We got pretty fully invested during the final days of December, convinced that the vicious selling late in that month was mostly due to the mass sale of stocks by investors with profitable positions. Investors in this position were overwhelmingly desirous that their capital gains be taxed at 2012 rates, fearing what might happen if they held off taking profits until 2013. So they unloaded at a frantic clip. 

Our own idea was to pick up the oversold stocks that were unjustly being dumped allowing us to capture their almost inevitable New Year bounce-back. It’s a well known phenomenon even in more normal markets. And so far it’s worked for us in early 2013. 

But we think this trade is rapidly winding down now, as investors and funds fear the unknown, which is precisely what we’re going to get a lot of in the coming weeks. So we’ll continue to raise cash as the current week unfolds. It’s now a proven fact that taking higher-than-average investment risks during the current administration will almost invariably lead to higher-than-average losses. So why take the chance during the current, hyperpartisan budget “debate?” 

The whole situation is ominous as far as the Maven is concerned. This administration’s political cynicism—also borne out by the hardened leftist ideologues the President plans to appoint to key cabinet posts—is breathtaking in its audacity and viciousness. These are cold people, and they mean to rule, not govern. 

Although the ultimate outcome of this high-stakes poker game for 21st century America will likely take a few more years to play out, the more the current partisan intransigence dominates the Nation’s capital, the more likely it is that this miserable chapter of our short history will end quite badly. Savvy investors seem to agree, and they’re quietly bailing. We’re doing the same, not out of desire or conviction, but out of simple common sense and prudence. True, we’ll hold on to our high-dividend REITs, MLPs, and utilities as long as we can. But we’re not going to sacrifice our own portfolios to a pack of elitists who’ve already made their pile but don’t much care what happens to ours.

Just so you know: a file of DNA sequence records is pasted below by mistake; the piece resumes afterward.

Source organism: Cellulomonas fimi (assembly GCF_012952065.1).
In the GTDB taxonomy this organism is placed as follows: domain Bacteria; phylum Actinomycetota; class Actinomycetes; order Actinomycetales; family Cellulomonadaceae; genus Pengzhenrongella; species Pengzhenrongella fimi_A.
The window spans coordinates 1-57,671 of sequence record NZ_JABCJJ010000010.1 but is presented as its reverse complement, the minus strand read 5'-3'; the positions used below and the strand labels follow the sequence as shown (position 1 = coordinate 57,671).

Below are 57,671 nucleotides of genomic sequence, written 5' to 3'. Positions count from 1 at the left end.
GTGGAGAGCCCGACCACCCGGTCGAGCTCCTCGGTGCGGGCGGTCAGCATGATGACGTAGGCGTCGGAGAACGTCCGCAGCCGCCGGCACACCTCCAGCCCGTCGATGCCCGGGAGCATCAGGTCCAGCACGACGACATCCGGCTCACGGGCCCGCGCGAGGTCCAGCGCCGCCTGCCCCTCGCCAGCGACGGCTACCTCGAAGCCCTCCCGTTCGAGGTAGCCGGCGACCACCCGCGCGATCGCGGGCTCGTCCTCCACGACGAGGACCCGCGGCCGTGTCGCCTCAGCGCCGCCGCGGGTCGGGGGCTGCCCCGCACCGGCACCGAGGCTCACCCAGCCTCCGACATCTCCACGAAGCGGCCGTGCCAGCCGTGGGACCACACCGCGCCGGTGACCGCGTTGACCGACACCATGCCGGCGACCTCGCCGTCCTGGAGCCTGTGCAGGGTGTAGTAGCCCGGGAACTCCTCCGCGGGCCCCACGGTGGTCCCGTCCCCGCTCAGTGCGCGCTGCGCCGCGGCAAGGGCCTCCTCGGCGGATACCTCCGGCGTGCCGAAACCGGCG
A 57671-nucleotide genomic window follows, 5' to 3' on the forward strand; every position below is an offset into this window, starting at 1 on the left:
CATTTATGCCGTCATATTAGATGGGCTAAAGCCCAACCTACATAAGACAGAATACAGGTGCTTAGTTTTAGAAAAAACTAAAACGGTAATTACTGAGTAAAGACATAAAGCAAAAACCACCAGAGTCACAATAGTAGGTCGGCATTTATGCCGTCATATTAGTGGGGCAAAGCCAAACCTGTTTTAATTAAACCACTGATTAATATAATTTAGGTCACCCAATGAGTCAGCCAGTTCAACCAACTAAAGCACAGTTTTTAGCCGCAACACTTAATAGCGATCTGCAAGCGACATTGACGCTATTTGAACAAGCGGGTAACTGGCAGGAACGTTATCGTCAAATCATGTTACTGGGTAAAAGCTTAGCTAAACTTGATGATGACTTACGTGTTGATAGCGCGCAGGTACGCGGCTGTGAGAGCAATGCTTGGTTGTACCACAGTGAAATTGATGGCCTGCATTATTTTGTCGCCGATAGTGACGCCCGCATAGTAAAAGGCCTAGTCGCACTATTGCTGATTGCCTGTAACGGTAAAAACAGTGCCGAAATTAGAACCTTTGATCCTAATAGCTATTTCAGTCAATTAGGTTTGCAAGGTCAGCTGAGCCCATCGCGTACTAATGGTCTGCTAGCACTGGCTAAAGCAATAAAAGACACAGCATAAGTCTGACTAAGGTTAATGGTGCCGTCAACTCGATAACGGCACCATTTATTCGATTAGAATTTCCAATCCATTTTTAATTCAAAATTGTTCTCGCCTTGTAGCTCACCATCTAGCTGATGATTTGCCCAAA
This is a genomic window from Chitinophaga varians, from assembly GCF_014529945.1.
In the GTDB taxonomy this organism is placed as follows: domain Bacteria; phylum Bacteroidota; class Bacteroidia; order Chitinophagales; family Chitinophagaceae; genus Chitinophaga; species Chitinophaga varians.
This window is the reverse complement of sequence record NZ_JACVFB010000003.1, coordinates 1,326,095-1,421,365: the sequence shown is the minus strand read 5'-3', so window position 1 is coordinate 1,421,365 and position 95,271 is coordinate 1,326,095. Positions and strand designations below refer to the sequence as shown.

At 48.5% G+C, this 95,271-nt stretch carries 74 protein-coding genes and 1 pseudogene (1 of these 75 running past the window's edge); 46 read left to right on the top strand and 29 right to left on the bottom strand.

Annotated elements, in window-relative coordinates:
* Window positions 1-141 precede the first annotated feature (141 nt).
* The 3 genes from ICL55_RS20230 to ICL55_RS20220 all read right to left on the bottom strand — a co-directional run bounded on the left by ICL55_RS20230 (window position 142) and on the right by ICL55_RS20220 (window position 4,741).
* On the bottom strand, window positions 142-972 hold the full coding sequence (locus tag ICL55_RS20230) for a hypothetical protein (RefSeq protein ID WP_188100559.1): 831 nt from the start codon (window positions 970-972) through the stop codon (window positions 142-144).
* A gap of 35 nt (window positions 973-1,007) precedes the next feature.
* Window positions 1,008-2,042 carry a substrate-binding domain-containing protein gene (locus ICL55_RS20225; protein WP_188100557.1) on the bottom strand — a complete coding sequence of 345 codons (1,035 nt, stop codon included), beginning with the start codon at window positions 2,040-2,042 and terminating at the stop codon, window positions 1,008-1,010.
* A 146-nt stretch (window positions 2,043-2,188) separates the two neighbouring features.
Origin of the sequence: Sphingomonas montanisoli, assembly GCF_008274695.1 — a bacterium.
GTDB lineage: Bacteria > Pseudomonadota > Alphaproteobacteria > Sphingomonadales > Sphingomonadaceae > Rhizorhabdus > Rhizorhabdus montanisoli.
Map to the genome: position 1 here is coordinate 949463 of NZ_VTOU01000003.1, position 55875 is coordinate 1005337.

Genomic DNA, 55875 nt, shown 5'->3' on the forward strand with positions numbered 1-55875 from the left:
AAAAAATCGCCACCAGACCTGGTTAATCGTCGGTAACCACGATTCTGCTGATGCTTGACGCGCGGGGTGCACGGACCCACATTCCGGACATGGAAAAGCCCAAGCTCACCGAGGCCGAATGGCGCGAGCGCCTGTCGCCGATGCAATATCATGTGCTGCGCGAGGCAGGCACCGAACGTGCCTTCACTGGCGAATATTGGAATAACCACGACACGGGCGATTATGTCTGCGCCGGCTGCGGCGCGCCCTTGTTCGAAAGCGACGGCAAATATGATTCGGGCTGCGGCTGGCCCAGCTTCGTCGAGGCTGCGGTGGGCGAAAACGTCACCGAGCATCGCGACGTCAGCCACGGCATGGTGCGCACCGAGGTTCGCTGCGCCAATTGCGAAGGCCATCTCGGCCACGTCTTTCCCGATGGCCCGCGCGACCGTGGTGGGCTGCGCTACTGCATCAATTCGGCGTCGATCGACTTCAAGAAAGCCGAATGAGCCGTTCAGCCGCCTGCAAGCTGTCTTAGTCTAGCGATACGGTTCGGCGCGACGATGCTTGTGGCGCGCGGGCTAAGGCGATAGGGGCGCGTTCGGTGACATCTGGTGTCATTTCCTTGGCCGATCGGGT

This is a truly bad way to start out the trading week. But nobody in Washington much seems to give a hoot, spending their time covering their own bases and shoring up their own political assets as Obamanation: The Sequel squeezes our directionless nation in its relentlessly tightening, anaconda-like deathgrip.

 

Disclaimer: The author of this column maintains several active trading and investment portfolios and owns residential and investment real estate.

Any positions mentioned above describe this author’s own investment decisions and should not be construed as either buy or sell recommendations. The current market is highly treacherous and all investors travel at their own risk, so caution should be exercised at all times.

Illustrations, charts, commentary, and analysis are only the author’s view of current or historical market activity and don’t constitute a recommendation to buy or sell any security or contract. Views, indications, and analysis aren’t necessarily predictive of any future market or government action. Rather they indicate the author’s opinion as to a range of possibilities that may occur going forward.

References to other reporters, analysts, pundits, or commentators are illustrative only and do not necessarily represent an endorsement of such individuals’ points of view. If specific investment vehicles are mentioned in any article under this column heading, the author will always fully disclose any active or contemplated investments in said vehicles.

 

Read more of Terry’s news and reviews at Curtain Up! in the Entertain Us neighborhood of the Washington Times Communities. For Terry’s investing and political insights, visit his Communities columns, The Prudent Man and Morning Market Maven, in Business. 

Follow Terry on Twitter @terryp17

 


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Terry Ponick

Now writing on investing, politics, music, movies and theater for the Washington Times Communities, Terry was formerly the longtime music and culture critic for the Washington Times print edition (1994-2009) before moving online with Communities in 2010.